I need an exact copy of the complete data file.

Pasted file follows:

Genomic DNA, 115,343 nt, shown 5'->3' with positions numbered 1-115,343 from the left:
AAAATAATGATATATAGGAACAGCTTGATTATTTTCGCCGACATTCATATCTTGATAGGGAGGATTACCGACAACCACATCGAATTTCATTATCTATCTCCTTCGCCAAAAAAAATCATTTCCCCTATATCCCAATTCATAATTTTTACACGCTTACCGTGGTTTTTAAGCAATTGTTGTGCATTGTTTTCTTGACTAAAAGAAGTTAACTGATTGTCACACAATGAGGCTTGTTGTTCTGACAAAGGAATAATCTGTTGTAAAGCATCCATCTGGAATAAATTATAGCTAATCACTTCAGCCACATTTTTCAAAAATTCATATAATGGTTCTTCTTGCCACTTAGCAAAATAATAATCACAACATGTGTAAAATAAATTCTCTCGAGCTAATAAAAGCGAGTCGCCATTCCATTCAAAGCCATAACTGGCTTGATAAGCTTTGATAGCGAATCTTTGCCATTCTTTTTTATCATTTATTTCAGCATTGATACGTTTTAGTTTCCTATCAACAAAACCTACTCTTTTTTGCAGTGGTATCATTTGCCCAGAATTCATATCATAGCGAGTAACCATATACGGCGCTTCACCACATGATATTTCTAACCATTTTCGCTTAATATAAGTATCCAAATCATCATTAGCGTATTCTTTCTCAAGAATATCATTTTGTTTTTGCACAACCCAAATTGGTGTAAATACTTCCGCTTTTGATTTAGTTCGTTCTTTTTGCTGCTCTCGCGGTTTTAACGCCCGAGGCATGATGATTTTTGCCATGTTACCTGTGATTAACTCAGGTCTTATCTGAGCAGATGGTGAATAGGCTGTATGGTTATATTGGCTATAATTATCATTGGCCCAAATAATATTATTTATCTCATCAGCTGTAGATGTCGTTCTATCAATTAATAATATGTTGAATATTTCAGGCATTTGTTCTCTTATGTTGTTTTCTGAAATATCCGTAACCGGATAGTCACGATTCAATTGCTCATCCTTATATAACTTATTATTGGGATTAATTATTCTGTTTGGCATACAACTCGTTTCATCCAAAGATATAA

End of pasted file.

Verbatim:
Genomic DNA, 115,343 nt, shown 5'->3' with positions numbered 1-115,343 from the left:
AAAATAATGATATATAGGAACAGCTTGATTATTTTCGCCGACATTCATATCTTGATAGGGAGGATTACCGACAACCACATCGAATTTCATTATCTATCTCCTTCGCCAAAAAAAATCATTTCCCCTATATCCCAATTCATAATTTTTACACGCTTACCGTGGTTTTTAAGCAATTGTTGTGCATTGTTTTCTTGACTAAAAGAAGTTAACTGATTGTCACACAATGAGGCTTGTTGTTCTGACAAAGGAATAATCTGTTGTAAAGCATCCATCTGGAATAAATTATAGCTAATCACTTCAGCCACATTTTTCAAAAATTCATATAATGGTTCTTCTTGCCACTTAGCAAAATAATAATCACAACATGTGTAAAATAAATTCTCTCGAGCTAATAAAAGCGAGTCGCCATTCCATTCAAAGCCATAACTGGCTTGATAAGCTTTGATAGCGAATCTTTGCCATTCTTTTTTATCATTTATTTCAGCATTGATACGTTTTAGTTTCCTATCAACAAAACCTACTCTTTTTTGCAGTGGTATCATTTGCCCAGAATTCATATCATAGCGAGTAACCATATACGGCGCTTCACCACATGATATTTCTAACCATTTTCGCTTAATATAAGTATCCAAATCATCATTAGCGTATTCTTTCTCAAGAATATCATTTTGTTTTTGCACAACCCAAATTGGTGTAAATACTTCCGCTTTTGATTTAGTTCGTTCTTTTTGCTGCTCTCGCGGTTTTAACGCCCGAGGCATGATGATTTTTGCCATGTTACCTGTGATTAACTCAGGTCTTATCTGAGCAGATGGTGAATAGGCTGTATGGTTATATTGGCTATAATTATCATTGGCCCAAATAATATTATTTATCTCATCAGCTGTAGATGTCGTTCTATCAATTAATAATATGTTGAATATTTCAGGCATTTGTTCTCTTATGTTGTTTTCTGAAATATCCGTAACCGGATAGTCACGATTCAATTGCTCATCCTTATATAACTTATTATTGGGATTAATTATTCTGTTTGGCATACAACTCGTTTCATCCAAAGATATAA